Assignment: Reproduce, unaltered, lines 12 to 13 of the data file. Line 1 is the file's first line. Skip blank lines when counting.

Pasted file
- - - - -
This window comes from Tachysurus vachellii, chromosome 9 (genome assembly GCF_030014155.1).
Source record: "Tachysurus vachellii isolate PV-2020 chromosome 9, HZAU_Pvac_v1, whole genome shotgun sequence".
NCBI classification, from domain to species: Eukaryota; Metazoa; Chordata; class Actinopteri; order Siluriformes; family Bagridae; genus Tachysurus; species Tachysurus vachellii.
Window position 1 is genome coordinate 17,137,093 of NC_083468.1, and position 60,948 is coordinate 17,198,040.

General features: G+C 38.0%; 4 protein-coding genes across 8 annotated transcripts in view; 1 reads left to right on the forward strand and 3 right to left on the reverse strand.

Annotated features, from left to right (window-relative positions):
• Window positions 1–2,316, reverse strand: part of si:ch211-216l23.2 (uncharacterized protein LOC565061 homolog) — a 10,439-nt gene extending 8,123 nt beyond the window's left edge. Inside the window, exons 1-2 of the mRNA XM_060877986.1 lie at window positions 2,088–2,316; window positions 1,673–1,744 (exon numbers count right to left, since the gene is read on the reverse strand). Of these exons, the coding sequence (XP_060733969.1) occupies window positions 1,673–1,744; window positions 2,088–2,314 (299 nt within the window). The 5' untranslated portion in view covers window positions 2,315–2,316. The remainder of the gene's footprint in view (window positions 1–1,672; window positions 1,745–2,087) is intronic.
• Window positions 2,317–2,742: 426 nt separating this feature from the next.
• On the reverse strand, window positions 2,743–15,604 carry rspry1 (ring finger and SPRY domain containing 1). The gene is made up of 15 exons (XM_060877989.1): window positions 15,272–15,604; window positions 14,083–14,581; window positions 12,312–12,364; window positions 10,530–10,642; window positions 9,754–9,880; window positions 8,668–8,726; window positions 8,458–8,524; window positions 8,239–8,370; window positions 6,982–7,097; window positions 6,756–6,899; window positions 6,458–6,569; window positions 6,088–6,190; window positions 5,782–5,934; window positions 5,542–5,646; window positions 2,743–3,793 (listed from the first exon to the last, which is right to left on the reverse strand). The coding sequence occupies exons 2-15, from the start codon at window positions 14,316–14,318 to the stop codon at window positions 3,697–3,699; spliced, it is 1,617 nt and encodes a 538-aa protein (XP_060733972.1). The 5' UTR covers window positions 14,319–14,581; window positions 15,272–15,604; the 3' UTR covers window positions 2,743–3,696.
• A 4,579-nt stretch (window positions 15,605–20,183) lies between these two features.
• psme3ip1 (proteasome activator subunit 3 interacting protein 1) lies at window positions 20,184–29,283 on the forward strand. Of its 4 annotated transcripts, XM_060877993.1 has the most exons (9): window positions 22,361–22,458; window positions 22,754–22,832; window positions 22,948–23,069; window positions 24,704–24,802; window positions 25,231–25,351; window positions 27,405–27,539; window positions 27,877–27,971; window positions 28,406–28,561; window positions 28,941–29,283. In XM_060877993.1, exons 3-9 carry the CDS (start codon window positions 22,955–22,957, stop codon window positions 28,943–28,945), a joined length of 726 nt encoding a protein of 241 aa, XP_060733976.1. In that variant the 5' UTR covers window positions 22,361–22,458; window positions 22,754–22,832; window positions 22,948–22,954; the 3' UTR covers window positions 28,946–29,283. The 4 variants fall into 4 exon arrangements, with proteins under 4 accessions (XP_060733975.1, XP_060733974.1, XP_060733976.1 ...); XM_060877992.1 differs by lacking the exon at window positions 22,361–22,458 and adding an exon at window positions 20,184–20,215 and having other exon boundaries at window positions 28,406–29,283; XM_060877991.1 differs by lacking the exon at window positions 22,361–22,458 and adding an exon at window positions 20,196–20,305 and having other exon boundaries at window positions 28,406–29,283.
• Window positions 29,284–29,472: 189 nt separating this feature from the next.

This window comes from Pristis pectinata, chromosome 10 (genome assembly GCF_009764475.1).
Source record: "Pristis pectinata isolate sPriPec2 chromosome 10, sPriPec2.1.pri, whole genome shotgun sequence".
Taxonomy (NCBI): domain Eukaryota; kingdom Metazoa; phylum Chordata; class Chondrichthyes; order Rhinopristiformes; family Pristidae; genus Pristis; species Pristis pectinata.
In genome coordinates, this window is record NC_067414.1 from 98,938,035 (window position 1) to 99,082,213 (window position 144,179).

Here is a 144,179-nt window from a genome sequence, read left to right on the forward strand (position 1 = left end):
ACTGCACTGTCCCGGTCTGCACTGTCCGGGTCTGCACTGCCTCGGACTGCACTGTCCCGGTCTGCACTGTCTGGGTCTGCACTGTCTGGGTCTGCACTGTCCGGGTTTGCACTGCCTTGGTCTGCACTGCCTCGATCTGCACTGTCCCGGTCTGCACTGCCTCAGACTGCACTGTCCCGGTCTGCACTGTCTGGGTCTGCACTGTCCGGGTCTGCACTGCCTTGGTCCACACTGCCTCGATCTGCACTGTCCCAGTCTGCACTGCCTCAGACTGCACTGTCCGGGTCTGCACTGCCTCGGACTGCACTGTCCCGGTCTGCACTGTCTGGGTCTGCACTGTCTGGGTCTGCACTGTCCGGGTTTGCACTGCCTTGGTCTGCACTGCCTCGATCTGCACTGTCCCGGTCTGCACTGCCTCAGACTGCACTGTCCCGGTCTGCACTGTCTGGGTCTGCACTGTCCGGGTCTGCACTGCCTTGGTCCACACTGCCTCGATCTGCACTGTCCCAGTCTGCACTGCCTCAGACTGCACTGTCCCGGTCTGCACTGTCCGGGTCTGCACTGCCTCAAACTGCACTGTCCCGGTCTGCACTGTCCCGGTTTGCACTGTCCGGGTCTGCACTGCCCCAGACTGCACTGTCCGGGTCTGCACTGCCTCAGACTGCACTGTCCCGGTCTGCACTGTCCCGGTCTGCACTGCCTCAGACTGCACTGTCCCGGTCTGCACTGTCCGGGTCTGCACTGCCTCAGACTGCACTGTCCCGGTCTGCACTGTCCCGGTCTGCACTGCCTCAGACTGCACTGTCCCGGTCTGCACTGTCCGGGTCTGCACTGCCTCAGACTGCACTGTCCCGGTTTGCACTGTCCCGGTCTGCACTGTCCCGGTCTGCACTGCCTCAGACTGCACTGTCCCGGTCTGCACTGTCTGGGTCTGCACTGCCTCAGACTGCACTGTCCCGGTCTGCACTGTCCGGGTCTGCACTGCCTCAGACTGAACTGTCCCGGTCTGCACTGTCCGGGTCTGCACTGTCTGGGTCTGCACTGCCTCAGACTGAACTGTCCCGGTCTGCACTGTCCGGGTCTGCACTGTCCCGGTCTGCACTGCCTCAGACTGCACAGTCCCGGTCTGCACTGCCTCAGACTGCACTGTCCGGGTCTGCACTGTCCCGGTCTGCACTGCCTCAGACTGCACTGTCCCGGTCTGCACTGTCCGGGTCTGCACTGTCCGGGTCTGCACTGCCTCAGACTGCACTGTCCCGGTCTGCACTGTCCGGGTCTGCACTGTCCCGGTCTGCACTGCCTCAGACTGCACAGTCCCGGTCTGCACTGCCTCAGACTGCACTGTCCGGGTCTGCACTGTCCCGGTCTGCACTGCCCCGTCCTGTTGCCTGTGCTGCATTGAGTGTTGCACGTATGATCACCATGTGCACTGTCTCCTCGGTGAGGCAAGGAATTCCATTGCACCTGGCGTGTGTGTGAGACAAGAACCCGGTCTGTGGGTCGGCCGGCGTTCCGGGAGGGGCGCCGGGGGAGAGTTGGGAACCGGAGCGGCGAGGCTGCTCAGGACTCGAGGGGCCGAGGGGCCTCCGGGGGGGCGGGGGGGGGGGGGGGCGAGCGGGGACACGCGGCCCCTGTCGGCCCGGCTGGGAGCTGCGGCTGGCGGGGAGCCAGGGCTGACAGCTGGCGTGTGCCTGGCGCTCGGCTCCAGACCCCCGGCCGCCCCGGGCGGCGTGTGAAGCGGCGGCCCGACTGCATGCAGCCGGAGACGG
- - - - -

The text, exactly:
• Window positions 29,284–29,472: 189 nt separating this feature from the next.

This window comes from Pristis pectinata, chromosome 10 (genome assembly GCF_009764475.1).